Mimesis in Laws of Media

Laws of Media has more discussion of mimesis than any other McLuhan text. But its appearances in LoM are far from uniform. The demand made as much on a reader today as on the McLuhans, when they discussed these points together in the 1970s, is to interrogate its Protean nature.

The question of subjective, objective and dual genitives is, as always, a key to interrogation. McLuhan employs the following genitive phrases regarding mimesis : the nature of mimesis, versions of mimesis, the spell of mimesis, the oral habit of mimesis, mimesis of the alphabet, the mimesis of human action. It must always be wondered what sort of genitive seems to have been intended, what other sort of sorts might have been intended, and what sort or sorts should have have been intended.

Here in page order are the discussions of mimesis in LoM. A later post, or posts, will supply commentary. 

Laws of Media, 4
There has
 been great confusion for many centuries over certain matters crucial to an understanding of acoustic space, for example, the natures of logos, of mimesis, and of formal causality. This confusion flows directly from the fact that all commentary and research, from Aristotle onwards, was conducted by persons, to one or another degree visually biased, who assumed visual space to be the common-sense norm. As a result, there are at least two forms or rather versions of mimesis and of logos and of formal cause. One of each has an oral structure, and the other a visual — with the former conventionally regarded as a confused or tentative attempt to explain the latter.

Laws of Media, 16-17
The split between conscious and unconscious, as an effect of the alphabet, is of crucial significance. It is a mimesis of the dissociation of perceptual sensibilities (of vision from the other senses), which is inherent in the form of the phonetic alphabet.

For the preliterate, mimesis is not merely a mode of representation but ‘the process whereby all men learn’; it was a technique cultivated by the oral poets and rhetors and used by everybody for ‘knowing’ via merging knower and known. This understanding survives in the maxim ‘the cognitive agent is and becomes the thing known’. Using mimesis, the ‘thing known’ ceases to be an object of attention and becomes instead a ground for the knower to put on. It violates all the properties of the visual order, allowing neither objectivity, nor detachment, nor any rational uniformity of experience, which is why Plato was at pains in the Republic to denounce its chief practitioners. Under the spell of mimesis the knower (hearer of a recitation) loses all relation to [the] merely present persona [of] person and place and is transformed by and into what he perceives. It is not simply a matter of representation but rather one of putting on a completely new mode of being, whereby all possibility of objectivity and detachment of figure from ground is discarded. Eric Havelock devotes a considerable portion of Preface to Plato to this problem. As he discovered, mimesis was the oral bond by which the tribe cohered:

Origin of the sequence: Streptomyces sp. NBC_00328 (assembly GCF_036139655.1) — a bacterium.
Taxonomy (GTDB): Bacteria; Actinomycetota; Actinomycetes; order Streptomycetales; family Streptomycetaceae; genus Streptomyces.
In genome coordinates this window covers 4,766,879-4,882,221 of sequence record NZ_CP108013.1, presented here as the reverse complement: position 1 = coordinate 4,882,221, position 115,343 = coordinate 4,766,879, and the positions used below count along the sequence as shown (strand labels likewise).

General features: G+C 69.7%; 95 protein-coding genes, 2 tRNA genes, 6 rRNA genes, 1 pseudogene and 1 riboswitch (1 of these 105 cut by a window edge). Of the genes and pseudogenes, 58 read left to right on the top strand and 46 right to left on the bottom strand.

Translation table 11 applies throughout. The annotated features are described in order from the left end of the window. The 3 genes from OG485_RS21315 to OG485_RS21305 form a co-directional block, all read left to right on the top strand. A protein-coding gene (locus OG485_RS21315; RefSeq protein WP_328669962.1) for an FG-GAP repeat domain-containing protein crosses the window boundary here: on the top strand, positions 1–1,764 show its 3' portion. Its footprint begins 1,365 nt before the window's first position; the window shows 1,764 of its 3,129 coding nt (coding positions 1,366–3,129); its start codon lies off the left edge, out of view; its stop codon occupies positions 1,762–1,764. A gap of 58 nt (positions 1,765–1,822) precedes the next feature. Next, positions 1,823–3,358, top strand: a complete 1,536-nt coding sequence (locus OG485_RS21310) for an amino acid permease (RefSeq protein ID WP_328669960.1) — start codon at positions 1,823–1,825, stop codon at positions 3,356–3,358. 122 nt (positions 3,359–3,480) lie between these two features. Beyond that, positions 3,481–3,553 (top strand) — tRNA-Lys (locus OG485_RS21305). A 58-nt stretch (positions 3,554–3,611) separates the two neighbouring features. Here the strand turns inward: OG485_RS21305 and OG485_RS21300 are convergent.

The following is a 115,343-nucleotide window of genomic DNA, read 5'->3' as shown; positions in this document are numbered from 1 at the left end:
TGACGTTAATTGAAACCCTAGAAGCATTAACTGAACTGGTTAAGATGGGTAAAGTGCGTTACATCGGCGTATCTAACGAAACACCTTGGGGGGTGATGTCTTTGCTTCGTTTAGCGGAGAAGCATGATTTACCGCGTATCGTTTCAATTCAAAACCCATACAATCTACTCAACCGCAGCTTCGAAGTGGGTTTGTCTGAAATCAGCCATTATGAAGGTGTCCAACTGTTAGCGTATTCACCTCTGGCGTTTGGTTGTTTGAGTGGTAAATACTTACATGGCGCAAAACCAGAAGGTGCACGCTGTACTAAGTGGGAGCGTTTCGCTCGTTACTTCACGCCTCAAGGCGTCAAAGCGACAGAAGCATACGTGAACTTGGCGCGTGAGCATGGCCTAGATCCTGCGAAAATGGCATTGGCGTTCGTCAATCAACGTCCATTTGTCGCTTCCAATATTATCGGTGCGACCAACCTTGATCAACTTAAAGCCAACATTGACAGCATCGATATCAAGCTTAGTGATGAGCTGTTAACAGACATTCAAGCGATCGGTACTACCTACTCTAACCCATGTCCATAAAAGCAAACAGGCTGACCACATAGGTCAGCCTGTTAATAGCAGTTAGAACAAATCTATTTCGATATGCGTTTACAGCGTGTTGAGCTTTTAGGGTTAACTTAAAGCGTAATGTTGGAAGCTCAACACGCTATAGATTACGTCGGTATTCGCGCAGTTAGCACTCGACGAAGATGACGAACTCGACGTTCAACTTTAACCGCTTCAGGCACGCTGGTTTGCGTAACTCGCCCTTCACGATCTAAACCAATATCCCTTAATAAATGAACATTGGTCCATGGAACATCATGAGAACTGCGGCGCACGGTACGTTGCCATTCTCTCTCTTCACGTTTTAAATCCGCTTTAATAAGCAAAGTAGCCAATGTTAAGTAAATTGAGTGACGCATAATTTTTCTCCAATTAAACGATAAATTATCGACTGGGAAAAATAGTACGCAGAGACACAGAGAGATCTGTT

“You threw yourself into the situation of Achilles, you identified with his grief or his anger. You yourself became Achilles and so did the reciter to whom you listened. Thirty years later you could automatically quote what Achilles had said or what the poet had said and about him. Such enormous powers of poetic memorisation could be purchased only at the cost of total loss of objectivity. Plato’s target was indeed an educational procedure  a whole way of life.” (Preface to Plato, 45)
Paradoxically, when the Greeks approached alphabetic technology using their oral habit of mimesis, they put on its visual stress instead.
The new visual ground completely alienated [the Greeks] from tribal culture; and so there came to be an intense rivalry between the two modes of culture. In the Republic Plato vigorously attacked the control exercised through mimesis by the oral establishment, for it constituted the chief obstacle to scientific rationalism, to the use of analysis, to the classification of experience, to its rearrangement in sequence of cause and effect. That is why the poetic state of mind is for Plato the arch-enemy and it is easy to see why he considered this enemy so formidable. He is entering the lists against centuries of habituation in rhythmic memorised experience. He asks of men that instead they should examine this experience and rearrange it, that they should think about what they say, instead of just saying it. And they should separate themselves from it instead of identifying with it; they themselves should become the ‘subject’ who stands apart from the ‘object’ and reconsiders it and analyses it and evaluates it, instead of just ‘imitating’ it.” (Preface to Plato, 47) Through mimesis of the alphabet, the Greeks absorbed visual dissociation of sensibilities…